“It’s so professional now in cycling,” Chaves said. “Every team has such a good approach for every rider, so if one little thing doesn’t go right, you drop from position eight to position 18, and then from there to position 80. The differences are so small in cycling now. There is a lot of equilibrium, and if there is one little thing doesn’t go well, it’s ciao — see you next year.”
Despite a few high-profile flameouts and disappointments, Team BikeExchange has stuck by its Colombian star. Chaves joined the WorldTour with the team in 2014, when many teams were skeptical following his horrendous crash early in 2013. The team also stood by him during his lean years by offering a contract extension through 2021.
“The support here is unbelievable,” Chaves said. “After those hard years, they still offered me a contract. They supported me, not just physically, but also mentally. I can find really good friends here. It’s like a family. I am very grateful, and I am happy to be here, and proud to wear all this jersey.”
Keeping the fire burning
Chaves is anxious to return to the winner’s column as soon as possible. It was his dramatic stage victory deep in the Dolomites in the 2019 Giro that continues to keep the fires burning.
“That big stage victory at the Giro in 2019, and what happened in the first days at the Tour and the Vuelta last year, that showed me that the talent is still there, and that confidence is coming back,” Chaves said. “So I just need to continue to believe. I have proven it to myself. I know the talent is in my legs, and the talent is in my body, now I just need to figure out the process, which is not always so easy.”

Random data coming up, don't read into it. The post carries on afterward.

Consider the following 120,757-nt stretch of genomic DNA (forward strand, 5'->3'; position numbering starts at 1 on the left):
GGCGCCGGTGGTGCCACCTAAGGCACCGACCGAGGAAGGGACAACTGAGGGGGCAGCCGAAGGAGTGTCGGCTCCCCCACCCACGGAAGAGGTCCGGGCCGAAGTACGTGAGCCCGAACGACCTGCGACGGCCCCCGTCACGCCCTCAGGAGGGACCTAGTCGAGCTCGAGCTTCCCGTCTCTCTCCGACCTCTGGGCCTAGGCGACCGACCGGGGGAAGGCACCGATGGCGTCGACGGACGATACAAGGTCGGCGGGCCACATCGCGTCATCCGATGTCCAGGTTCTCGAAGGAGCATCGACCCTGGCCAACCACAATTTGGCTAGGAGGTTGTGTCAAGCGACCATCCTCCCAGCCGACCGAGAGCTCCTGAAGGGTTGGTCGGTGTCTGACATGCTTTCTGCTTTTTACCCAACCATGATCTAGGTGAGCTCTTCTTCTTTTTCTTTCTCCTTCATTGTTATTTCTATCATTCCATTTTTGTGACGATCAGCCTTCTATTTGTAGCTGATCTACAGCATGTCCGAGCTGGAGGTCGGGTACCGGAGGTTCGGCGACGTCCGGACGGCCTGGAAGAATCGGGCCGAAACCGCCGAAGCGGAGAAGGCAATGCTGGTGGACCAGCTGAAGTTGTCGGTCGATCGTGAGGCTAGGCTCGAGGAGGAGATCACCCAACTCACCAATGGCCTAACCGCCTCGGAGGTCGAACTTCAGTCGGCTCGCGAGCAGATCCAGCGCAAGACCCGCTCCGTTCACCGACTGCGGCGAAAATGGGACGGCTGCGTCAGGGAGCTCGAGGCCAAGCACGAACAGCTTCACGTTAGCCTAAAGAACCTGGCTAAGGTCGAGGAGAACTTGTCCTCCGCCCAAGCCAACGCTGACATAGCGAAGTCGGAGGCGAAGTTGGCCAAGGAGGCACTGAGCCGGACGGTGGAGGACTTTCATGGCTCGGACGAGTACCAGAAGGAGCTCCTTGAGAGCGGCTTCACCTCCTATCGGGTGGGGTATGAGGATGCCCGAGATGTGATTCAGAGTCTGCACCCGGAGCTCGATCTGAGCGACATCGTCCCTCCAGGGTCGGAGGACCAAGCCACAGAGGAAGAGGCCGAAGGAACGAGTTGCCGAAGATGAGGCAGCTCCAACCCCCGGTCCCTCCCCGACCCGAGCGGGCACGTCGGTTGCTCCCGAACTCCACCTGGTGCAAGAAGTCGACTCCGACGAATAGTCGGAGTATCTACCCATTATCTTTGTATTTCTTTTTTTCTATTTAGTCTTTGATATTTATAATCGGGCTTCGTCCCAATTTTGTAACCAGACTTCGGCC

Chaves — also known as “El Chivo” and the “Smiling Assassin” — is also hoping to get through the 2021 season without disruption. Last year, he showed signs of his former brilliance, only to run out of gas.
“After what happened last season, the most important for myself and for the sport is going to all the races,” he said. “Last year, the sport showed that cycling can go ahead even with this pandemic in the world. That’s one thing I learned last year, let’s just take it day by day.”
Another dream? Making the Colombian Olympic team. With only five spots for Tokyo, and 22 Colombians spread among the 2021 WorldTour, Chaves admits it’s not going to be easy.
If he’s winning again and makes the Olympic selection, it will only serve as proof that he’s back to the rider that hit two grand tour podiums and won a monument in 2016.
It was those successes that put him front and center at today’s generation of Colombian riders, and it’s a place he wants to return to.
“All this Colombian boom started with us. It started with Urán, Quintana and then me,” he said. “Because of all this, everyone started to race their bikes.”
Chaves is proudest of his lasting impact on today’s cycling boom in Colombia. That’s what makes him smile most.
“There was so much exposure in the media, and we showed the way to come to Europe. Cycling now is so big in Colombia,” Chaves said. “I am proud to be part of this generation of riders. We were among the first ones, myself, Rigo, and Nairo. Behind us have come many more. Now Colombian cycling is booming, and we are proud of how big it has become for all the fans.”